“We haven’t been working in that area before, so how do we become both relevant and differentiated?” Ding asks. “If you think in geopolitical terms, China and the US are Pacific powers. They have many bilateral connections. It’s a Pacific relationship in terms of the hot topics—Japan, territorial disputes, trade, cyber security,” he says. “Not enough attention has been paid to how they interact in a third area—in the Middle East or Africa.”

Few organizations have focused their efforts specifically on how to build a path of convergence for these two major powers to coexist and work together toward goals in these key areas, and the China Program hopes to fill this void.

The conversation about incorporating Africa relations began in 2009 when President Carter met with the Chinese minister of health about the possibility of working together to improve the sustainability of Chinese medical aid in Africa. Since then, the project has transformed through a few small, closed-door workshops with Chinese scholars on Africa, African students studying in China, as well as former ambassadors and business representatives.

Ding says the project is trying to understand the view of African citizens on the impact of China in their communities. Thus, the Carter Center built Sinoafrica.org as a platform for African voices to be heard in China.

Right now, the China Program is working to identify which media outlets to monitor. Only English–language sources are being covered, but they hope to expand to other languages in the future. The aim is to translate relevant articles, such as those about local governance problems or pollution issues, so that Chinese companies and leaders can pay attention to these important social and environmental concerns.


Another new concentration of the China Program will be to engage young leaders. Ding says The Carter Center will “try to engage young Chinese leaders, students, scholars, and people interested in international affairs and politics early on and try to cultivate their awareness of the need for peaceful, healthy, and sustainable relations with the US.”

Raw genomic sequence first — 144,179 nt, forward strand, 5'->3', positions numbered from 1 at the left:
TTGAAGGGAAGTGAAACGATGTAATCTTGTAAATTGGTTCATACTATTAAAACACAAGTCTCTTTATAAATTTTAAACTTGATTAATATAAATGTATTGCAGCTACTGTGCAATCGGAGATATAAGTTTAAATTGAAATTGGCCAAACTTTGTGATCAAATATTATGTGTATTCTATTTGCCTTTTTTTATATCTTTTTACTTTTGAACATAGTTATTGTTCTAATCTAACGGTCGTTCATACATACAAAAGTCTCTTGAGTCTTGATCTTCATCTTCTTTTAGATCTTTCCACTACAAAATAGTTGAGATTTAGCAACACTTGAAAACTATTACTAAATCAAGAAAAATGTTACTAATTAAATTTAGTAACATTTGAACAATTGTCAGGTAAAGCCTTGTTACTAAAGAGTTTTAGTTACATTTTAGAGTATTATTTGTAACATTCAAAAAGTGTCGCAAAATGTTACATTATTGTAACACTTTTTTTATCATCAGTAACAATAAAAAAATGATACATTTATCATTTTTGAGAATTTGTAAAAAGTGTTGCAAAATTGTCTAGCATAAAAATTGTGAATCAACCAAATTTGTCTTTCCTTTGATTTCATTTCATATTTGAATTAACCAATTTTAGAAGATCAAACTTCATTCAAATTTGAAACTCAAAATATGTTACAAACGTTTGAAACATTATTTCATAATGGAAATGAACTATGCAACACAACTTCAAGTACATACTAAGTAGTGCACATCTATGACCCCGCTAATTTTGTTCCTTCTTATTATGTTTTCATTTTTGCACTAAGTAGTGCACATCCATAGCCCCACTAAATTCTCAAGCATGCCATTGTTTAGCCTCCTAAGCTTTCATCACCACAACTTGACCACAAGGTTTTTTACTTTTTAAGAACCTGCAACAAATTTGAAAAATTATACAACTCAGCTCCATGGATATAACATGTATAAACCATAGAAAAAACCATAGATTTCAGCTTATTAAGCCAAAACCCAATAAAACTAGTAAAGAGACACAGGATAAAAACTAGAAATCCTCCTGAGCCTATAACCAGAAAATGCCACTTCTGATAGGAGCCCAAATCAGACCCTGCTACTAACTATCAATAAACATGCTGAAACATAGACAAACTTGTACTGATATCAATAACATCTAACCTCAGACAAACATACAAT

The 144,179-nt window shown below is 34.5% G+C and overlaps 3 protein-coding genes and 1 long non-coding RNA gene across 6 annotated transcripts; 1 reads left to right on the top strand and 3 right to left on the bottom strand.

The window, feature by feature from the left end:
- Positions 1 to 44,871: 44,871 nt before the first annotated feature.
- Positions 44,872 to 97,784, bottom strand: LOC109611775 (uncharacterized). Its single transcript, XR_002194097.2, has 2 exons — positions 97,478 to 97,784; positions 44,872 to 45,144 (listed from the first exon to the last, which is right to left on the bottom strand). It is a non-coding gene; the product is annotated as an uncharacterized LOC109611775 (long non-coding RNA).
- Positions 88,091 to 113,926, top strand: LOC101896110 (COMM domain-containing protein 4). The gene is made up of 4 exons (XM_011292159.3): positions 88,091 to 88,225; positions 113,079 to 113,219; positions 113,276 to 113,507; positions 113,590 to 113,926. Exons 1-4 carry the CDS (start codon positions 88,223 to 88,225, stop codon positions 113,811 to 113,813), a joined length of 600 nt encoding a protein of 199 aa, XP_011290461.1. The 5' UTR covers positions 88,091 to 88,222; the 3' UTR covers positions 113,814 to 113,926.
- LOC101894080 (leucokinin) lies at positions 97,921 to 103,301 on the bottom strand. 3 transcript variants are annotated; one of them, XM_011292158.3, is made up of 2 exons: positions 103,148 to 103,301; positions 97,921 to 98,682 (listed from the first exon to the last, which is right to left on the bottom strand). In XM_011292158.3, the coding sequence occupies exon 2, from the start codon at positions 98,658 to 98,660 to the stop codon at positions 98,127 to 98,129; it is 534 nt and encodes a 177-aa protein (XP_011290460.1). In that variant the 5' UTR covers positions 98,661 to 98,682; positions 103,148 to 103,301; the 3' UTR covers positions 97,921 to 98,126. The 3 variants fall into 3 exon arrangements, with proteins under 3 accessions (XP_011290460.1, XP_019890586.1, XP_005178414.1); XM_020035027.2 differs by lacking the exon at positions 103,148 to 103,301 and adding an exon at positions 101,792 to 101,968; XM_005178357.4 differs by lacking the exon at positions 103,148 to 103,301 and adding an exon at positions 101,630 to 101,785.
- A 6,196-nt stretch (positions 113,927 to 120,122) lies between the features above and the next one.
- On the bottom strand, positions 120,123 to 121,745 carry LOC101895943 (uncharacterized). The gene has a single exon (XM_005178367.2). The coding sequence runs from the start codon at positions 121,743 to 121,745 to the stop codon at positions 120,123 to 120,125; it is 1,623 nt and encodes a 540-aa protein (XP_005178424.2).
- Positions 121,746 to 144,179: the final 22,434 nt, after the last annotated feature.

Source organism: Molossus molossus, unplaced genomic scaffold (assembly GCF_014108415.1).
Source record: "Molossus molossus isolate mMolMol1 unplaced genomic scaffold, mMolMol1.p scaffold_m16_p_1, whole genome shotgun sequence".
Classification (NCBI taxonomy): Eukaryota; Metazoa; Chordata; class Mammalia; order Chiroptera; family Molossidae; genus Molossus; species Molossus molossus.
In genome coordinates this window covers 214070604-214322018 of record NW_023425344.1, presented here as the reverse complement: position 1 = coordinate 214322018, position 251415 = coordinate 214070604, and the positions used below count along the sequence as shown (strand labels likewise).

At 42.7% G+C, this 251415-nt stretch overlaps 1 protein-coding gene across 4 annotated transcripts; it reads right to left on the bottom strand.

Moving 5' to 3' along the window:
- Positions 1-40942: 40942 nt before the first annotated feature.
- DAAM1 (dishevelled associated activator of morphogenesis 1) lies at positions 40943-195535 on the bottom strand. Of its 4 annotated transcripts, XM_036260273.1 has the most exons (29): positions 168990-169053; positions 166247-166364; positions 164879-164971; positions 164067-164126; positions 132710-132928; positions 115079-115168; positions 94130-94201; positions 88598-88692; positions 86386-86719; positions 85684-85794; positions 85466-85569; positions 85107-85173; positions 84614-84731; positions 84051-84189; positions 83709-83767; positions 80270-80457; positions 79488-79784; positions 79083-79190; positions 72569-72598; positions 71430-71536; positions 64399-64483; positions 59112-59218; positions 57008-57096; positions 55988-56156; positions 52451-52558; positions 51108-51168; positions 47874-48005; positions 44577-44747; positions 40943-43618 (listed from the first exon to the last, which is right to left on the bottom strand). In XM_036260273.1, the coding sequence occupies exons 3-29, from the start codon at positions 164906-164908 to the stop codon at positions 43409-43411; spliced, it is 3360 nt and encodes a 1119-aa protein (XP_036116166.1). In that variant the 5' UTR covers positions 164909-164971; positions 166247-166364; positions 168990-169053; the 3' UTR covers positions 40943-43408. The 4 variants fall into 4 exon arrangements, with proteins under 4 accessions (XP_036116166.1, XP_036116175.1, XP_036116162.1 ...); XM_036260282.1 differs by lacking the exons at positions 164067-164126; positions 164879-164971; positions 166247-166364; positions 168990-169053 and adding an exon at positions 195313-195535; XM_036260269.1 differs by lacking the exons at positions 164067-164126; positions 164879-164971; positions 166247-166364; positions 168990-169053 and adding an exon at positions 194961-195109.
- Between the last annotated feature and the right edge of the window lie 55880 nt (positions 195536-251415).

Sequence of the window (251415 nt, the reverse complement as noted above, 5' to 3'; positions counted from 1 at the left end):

As with the former transparency project, Liu says this will help reduce misperceptions and promote collaboration between the two countries. Through partnering with several American and Chinese universities, including Emory, Liu also hopes to start a Model US-China Economic and Strategic Dialogue to get young people involved in looking at issues in which both countries have high stakes.

“We want to work with young people in the US and China so that when they get into decision-making positions, they will have a better understanding of each other and be able to make more informed decisions that will benefit both nations and both peoples,” Liu says.


While several new ideas are brewing for the China Program, implementation is still in progress. With an inaugural Carter Center Forum on US-China Relations to be held both on Emory’s campus and at The Carter Center on November 11 and 12, Liu hopes to bring think tanks and academic institutions into collaboration with The Carter Center and the Chinese delegation.

Along with determining the correct audience and engaging the right people, Ding foresees gathering funding for these new areas of focus as another challenge for progress.

Nevertheless, both Liu and Ding are hopeful for the program’s future success and have President Carter’s legacy to carry on.

“President Carter and Vice Premier Deng Xiaoping made the courageous decision to normalize relations between the United States and China about 35 years ago,” Liu says. “That relationship has changed both China and the United States and has also brought about positive changes to East Asia as well as to the world. Even though both countries have benefited from this relationship, there are still both structural and perceptional issues that may derail the relationship and threaten peace and prosperity. So that’s what we’re going to work on.”